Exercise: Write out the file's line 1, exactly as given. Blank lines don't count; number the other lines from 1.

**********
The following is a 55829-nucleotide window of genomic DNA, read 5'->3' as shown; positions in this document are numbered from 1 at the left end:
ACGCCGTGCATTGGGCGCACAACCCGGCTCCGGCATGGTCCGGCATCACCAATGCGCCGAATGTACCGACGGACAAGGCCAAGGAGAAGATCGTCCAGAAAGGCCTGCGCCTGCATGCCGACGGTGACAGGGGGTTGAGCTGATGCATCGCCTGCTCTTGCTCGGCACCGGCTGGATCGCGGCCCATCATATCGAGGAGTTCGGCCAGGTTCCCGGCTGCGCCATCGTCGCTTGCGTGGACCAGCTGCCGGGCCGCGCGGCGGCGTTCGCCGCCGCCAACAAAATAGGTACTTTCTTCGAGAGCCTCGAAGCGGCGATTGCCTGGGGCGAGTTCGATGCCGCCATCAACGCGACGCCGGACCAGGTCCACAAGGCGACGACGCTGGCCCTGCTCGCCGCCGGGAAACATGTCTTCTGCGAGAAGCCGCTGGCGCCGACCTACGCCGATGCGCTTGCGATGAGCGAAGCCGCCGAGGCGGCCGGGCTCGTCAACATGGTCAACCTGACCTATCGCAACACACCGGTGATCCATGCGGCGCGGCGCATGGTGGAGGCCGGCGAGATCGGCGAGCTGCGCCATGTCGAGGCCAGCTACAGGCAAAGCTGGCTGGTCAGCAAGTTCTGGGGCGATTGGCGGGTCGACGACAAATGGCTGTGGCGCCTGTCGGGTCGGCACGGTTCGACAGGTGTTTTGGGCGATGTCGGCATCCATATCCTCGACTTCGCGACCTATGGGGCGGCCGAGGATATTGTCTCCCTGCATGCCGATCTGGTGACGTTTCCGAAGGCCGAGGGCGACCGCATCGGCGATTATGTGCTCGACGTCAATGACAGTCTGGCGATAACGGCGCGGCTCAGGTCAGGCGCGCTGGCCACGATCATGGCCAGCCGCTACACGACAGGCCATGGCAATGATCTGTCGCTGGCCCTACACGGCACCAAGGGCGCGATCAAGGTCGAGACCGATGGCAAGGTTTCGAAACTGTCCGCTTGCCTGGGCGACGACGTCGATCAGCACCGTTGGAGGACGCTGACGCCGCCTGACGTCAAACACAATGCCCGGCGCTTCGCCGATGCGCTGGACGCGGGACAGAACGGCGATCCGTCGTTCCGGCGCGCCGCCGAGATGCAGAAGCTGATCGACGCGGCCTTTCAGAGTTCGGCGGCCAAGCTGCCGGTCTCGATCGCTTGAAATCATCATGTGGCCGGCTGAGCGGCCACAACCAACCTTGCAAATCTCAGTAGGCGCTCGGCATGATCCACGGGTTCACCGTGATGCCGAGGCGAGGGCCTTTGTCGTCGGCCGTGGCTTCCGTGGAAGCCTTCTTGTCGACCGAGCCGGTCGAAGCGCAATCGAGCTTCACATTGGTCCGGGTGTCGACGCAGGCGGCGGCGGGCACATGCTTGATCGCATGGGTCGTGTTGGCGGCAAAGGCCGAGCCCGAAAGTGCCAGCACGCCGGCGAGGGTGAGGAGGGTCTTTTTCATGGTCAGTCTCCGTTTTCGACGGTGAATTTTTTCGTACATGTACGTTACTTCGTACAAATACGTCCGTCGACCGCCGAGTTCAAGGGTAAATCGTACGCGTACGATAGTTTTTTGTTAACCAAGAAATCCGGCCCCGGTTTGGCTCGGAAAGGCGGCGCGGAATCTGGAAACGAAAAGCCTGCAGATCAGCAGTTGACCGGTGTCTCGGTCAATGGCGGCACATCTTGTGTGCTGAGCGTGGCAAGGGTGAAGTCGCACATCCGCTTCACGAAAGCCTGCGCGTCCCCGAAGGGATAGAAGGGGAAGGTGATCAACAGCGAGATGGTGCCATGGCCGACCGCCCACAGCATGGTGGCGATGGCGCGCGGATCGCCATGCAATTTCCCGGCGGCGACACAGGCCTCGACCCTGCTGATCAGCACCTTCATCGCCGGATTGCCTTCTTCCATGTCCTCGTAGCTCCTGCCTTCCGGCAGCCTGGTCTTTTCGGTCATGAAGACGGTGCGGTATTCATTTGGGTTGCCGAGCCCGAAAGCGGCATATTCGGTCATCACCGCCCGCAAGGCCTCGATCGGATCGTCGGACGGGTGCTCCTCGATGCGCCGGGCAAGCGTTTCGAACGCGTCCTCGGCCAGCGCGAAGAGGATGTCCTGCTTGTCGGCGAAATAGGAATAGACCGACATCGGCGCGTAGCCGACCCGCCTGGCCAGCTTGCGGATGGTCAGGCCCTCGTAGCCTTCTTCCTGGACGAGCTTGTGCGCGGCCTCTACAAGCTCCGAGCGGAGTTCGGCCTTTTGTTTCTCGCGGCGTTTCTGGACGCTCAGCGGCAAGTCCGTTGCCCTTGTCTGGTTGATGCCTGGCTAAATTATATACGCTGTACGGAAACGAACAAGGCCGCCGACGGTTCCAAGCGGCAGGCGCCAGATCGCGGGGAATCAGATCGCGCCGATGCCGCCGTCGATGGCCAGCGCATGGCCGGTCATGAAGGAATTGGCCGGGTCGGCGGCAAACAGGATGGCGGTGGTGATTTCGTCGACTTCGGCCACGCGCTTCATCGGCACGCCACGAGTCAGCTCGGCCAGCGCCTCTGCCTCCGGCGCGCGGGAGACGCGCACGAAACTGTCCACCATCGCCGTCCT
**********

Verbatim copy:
The following is a 55829-nucleotide window of genomic DNA, read 5'->3' as shown; positions in this document are numbered from 1 at the left end: